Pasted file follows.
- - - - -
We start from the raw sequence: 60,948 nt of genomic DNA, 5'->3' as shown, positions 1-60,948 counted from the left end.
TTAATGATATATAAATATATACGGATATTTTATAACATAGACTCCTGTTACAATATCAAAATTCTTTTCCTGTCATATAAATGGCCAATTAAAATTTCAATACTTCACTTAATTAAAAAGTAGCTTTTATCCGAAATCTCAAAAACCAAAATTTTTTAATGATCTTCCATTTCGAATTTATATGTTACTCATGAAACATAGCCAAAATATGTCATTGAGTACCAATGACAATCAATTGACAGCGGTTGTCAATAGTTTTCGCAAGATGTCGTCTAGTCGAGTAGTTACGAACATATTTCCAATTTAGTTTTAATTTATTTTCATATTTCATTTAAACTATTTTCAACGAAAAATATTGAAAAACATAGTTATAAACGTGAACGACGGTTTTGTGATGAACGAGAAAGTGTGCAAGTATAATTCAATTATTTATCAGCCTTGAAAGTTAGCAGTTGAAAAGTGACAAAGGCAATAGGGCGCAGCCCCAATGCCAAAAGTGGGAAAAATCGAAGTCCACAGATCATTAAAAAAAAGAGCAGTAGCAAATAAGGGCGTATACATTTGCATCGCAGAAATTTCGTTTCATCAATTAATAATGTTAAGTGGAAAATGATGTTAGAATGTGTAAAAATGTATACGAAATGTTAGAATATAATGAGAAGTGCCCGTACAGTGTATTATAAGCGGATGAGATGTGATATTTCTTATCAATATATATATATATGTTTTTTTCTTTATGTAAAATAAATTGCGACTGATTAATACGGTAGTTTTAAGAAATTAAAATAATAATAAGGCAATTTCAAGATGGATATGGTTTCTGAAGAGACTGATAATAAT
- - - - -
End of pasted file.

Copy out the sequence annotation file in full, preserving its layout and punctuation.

We start from the raw sequence: 60,948 nt of genomic DNA, 5'->3' as shown, positions 1-60,948 counted from the left end.
TTAATGATATATAAATATATACGGATATTTTATAACATAGACTCCTGTTACAATATCAAAATTCTTTTCCTGTCATATAAATGGCCAATTAAAATTTCAATACTTCACTTAATTAAAAAGTAGCTTTTATCCGAAATCTCAAAAACCAAAATTTTTTAATGATCTTCCATTTCGAATTTATATGTTACTCATGAAACATAGCCAAAATATGTCATTGAGTACCAATGACAATCAATTGACAGCGGTTGTCAATAGTTTTCGCAAGATGTCGTCTAGTCGAGTAGTTACGAACATATTTCCAATTTAGTTTTAATTTATTTTCATATTTCATTTAAACTATTTTCAACGAAAAATATTGAAAAACATAGTTATAAACGTGAACGACGGTTTTGTGATGAACGAGAAAGTGTGCAAGTATAATTCAATTATTTATCAGCCTTGAAAGTTAGCAGTTGAAAAGTGACAAAGGCAATAGGGCGCAGCCCCAATGCCAAAAGTGGGAAAAATCGAAGTCCACAGATCATTAAAAAAAAGAGCAGTAGCAAATAAGGGCGTATACATTTGCATCGCAGAAATTTCGTTTCATCAATTAATAATGTTAAGTGGAAAATGATGTTAGAATGTGTAAAAATGTATACGAAATGTTAGAATATAATGAGAAGTGCCCGTACAGTGTATTATAAGCGGATGAGATGTGATATTTCTTATCAATATATATATATATGTTTTTTTCTTTATGTAAAATAAATTGCGACTGATTAATACGGTAGTTTTAAGAAATTAAAATAATAATAAGGCAATTTCAAGATGGATATGGTTTCTGAAGAGACTGATAATAAT